Then, things got really interesting. Meaghan, daughter #2 and the family expert of travel, suggested AirBnB ( . Yeah, the outfit that is causing a ruckus in Frisco, Anaheim, and Santa Monica. What they do is, for a fee, connect you with people who have either a spare room or an entire house/condo that they will rent you. I'm telling you, this is a great way to go, especially for an extended stay. We snagged what looks like a nice place near public transportation and only a short walk from several of the key sites in Dublin for about a grand. FOR SIX OF US! FOR SEVEN DAYS! A hotel would have needed three rooms and cost considerably more. More than double, on average. The process is interesting. You contact the renter through AirBnB and REQUEST the dates you want. To do this, you set up a profile and tell them a bit about yourself and your proposed trip. Then, it's up to them to accept you or not. Each renter sets parameters for guests, such as minimum stay, cancellation policy (some are quite strict, no cancellations, no refunds; some will be more flexible), and tell you what they offer. If you strike a deal, AirBnB takes your money and a handling charge (about $100 in our case) and hey, presto, you have digs.

Now, for other places, we used three different options, and we probably should have stuck with one. For one place, we used, another we used the hotel's website, and a third, we used Travelocity. If we'd stuck with one provider, we could build up points and discounts. We'll probably pick one to reserve rooms a day or two ahead as we travel. We did run into an interesting snag in all of this. Most places won't let you reserve more than 11 months or so in advance. Not quite sure why, but that's they way of it. So, some patience is required. If you are traveling in the High Tourist Season, if there are "must be at...on..." places, book in advance.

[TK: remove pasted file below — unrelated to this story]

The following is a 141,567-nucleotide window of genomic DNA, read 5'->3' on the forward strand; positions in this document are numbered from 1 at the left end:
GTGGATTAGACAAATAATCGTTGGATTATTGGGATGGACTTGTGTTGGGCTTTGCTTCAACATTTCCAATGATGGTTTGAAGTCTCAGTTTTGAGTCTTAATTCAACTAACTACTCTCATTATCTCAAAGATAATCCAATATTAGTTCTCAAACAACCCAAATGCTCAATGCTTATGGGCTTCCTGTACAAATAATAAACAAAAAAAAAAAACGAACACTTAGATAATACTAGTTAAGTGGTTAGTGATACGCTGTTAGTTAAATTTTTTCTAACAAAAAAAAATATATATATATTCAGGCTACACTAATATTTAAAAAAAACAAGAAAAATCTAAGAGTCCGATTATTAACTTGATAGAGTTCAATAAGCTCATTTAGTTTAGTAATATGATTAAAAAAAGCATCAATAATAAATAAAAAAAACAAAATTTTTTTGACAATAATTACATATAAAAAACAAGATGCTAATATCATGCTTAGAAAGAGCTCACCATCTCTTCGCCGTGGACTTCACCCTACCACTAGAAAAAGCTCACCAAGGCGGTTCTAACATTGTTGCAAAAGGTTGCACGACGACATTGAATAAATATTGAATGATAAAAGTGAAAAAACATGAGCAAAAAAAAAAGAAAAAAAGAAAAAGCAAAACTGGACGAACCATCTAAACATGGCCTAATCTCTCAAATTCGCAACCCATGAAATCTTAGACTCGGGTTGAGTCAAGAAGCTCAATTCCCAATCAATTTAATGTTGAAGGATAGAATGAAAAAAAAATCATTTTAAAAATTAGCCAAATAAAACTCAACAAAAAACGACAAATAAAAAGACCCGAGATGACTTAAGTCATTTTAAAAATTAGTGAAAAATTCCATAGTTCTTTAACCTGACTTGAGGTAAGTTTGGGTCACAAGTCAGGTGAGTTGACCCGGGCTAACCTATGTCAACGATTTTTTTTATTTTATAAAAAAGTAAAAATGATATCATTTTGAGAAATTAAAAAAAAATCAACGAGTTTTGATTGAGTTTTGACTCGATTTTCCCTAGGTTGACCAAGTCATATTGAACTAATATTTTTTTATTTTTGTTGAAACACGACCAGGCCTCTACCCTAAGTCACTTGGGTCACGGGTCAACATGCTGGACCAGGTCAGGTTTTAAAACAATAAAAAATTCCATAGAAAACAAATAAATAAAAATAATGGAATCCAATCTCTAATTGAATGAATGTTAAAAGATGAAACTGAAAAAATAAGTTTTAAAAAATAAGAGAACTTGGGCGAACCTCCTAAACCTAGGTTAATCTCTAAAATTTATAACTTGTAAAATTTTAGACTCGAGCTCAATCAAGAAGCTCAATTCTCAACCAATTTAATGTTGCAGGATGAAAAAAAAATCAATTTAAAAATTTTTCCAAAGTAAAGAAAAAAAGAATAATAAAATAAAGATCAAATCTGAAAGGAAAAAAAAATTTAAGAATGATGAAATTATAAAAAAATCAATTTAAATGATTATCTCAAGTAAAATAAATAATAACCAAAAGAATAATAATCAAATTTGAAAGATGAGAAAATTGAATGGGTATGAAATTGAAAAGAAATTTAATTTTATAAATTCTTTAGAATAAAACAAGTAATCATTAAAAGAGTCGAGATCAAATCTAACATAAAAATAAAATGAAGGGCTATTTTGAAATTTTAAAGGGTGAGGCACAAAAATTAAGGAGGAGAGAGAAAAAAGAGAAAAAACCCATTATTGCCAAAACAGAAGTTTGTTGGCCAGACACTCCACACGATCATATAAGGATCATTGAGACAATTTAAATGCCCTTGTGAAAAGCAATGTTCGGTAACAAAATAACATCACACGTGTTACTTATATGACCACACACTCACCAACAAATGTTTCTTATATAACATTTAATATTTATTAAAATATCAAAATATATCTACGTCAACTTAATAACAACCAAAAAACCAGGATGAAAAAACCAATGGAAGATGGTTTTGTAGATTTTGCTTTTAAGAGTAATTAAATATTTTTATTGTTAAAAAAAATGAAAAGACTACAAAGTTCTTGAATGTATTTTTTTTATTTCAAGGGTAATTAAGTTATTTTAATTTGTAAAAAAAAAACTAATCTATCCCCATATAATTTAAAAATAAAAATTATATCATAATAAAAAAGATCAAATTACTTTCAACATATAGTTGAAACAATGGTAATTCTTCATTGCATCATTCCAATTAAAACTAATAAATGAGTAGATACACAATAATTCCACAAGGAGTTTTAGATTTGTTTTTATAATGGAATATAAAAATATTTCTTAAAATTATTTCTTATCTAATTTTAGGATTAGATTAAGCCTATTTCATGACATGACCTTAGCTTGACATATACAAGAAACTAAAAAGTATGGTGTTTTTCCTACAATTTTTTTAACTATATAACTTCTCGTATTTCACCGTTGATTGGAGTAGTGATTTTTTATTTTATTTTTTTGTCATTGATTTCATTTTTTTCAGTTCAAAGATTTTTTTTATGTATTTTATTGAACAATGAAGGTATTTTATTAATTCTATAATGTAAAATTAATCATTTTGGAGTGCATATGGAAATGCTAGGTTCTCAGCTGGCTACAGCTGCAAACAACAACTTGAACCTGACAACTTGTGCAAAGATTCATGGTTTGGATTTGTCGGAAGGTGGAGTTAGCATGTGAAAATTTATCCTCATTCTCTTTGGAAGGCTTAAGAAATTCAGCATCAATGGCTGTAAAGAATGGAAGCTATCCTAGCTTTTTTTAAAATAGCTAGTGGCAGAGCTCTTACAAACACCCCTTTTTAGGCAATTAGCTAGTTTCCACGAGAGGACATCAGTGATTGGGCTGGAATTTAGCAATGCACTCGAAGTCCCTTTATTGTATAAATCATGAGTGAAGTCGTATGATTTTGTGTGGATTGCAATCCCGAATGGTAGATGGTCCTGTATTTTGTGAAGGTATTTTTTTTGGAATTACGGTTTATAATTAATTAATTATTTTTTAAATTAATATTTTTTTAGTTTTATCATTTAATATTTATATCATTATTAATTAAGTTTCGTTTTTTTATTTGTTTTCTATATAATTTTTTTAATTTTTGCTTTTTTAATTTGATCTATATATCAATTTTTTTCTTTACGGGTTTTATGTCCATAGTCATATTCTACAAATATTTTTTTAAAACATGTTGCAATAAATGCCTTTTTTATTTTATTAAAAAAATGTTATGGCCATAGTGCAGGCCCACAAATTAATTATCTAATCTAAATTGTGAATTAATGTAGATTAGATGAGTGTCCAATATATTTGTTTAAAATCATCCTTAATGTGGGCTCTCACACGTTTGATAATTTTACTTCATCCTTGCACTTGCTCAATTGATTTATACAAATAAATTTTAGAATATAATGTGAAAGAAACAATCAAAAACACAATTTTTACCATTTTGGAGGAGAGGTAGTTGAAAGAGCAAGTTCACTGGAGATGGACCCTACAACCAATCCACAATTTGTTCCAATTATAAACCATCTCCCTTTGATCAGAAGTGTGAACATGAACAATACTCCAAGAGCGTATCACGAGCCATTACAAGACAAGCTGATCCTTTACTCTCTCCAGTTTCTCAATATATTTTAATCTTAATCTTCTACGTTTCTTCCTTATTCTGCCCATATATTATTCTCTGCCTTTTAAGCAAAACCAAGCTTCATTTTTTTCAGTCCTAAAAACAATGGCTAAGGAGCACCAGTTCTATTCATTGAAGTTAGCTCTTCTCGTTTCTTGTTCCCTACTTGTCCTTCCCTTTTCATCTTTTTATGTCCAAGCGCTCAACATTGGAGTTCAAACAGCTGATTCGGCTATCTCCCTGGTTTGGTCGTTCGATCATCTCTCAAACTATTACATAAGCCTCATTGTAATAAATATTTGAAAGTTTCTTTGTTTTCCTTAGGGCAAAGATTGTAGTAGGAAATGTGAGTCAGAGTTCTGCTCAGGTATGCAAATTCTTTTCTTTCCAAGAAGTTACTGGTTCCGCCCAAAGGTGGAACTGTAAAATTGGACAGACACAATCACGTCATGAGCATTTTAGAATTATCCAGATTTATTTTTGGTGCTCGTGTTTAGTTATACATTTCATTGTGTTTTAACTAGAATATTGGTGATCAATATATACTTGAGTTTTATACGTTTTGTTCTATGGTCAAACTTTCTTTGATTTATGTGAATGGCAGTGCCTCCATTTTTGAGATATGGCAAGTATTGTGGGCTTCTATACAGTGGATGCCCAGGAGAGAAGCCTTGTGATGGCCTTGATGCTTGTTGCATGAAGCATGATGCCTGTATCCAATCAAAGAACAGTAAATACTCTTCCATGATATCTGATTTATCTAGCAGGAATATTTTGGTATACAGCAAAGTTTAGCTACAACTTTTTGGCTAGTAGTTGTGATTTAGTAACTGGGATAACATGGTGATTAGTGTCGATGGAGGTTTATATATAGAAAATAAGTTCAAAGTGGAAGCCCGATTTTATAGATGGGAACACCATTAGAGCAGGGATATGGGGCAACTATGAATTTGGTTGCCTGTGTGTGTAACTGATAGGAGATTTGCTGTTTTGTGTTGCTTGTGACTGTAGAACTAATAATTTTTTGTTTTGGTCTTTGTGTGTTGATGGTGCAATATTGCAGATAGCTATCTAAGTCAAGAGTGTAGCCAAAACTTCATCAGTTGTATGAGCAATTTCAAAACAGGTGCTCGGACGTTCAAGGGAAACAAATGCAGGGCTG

Now, my biggest piece of advice is to do as little advance booking as you can. We are only locked into four specific places. Dublin for the week with the kids, Portsmouth for the four nights for the Goodwood Revival, Edinburgh, and Portmerion (the resort where The Prisoner TV series was filmed). Dublin is obvious. We needed a large place for a week for six people. A hotel for Goodwood way in advance is essential. Remember when I said they won't book you more than 11 months in advance? Well, it seems the hotels nearest Goodwood WILL iNDEED do that. It's like trying for a room in Monterey for Pebble Beach. As people leave, they reserve for the next year. Other large festivals might do the same to you. Edinburg and Portmerion were places I figured might just fill up if we waited, so we're locked in to them. The rest? We'll let St. Serendipity guide us.

Now, that's not to say we're going into this without any preparations. In each town we plan on staying in, using both Google and Trip Advisor (don't use Yelp, they seem to extort ad revenues from businesses!) we could identify decent places in our price range. A day or so before we plan to get there, we'll call up and book a room. If there's no room at the inn, we can find an alternate easily enough. Most towns have a local tourist office that can hook you up with a BnB or just look for places that have a "BnB" sign in their window. What this really does is give you a lot of flexibility. You're not racing from one place to another, you don't have to cut a stay short in a place you fell in love with, or stay an extra day in a place you didn't like.

Next month, I'll give you some advice on stuff to take and niggly little details that if you do some planing ahead, will make your Massive Road Trip more pleasant.